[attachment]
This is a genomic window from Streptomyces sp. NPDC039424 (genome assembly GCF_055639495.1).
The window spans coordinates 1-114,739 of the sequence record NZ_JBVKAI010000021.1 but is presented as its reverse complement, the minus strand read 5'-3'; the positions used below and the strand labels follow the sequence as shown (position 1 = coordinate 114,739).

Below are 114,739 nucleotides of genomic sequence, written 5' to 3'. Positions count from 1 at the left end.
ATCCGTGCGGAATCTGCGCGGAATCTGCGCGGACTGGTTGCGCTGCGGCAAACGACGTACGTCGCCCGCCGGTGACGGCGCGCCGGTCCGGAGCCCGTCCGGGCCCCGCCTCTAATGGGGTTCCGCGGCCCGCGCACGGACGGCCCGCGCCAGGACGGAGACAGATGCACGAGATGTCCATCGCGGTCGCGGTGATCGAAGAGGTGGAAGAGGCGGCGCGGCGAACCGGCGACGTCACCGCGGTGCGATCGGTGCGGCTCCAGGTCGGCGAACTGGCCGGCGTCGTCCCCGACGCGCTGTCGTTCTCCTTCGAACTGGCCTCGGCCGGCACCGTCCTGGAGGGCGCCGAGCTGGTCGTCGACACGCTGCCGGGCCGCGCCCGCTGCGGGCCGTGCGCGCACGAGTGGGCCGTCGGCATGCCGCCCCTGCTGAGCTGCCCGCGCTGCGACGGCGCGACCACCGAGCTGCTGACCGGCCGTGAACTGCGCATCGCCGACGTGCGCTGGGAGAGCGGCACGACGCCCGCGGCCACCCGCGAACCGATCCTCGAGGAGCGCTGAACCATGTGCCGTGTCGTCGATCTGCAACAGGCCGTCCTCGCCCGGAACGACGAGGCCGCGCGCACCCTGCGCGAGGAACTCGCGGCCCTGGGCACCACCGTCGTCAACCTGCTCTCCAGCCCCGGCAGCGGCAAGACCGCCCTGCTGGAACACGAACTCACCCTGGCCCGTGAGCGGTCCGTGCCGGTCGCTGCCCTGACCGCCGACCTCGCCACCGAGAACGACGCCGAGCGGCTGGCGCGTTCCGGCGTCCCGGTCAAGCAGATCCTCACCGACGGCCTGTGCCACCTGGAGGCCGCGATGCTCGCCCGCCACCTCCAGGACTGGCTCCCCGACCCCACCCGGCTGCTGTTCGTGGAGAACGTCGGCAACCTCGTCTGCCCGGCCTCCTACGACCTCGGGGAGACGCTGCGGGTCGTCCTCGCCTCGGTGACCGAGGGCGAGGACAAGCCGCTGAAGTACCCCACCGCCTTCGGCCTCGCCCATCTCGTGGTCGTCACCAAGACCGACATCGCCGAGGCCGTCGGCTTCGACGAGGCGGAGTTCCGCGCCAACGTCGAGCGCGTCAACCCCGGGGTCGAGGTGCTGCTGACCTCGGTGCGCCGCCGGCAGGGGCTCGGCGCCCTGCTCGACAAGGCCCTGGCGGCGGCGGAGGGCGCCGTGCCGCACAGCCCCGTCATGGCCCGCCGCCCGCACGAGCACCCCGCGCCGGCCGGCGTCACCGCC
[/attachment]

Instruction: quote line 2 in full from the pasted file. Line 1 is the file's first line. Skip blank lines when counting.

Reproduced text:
The window spans coordinates 1-114,739 of the sequence record NZ_JBVKAI010000021.1 but is presented as its reverse complement, the minus strand read 5'-3'; the positions used below and the strand labels follow the sequence as shown (position 1 = coordinate 114,739).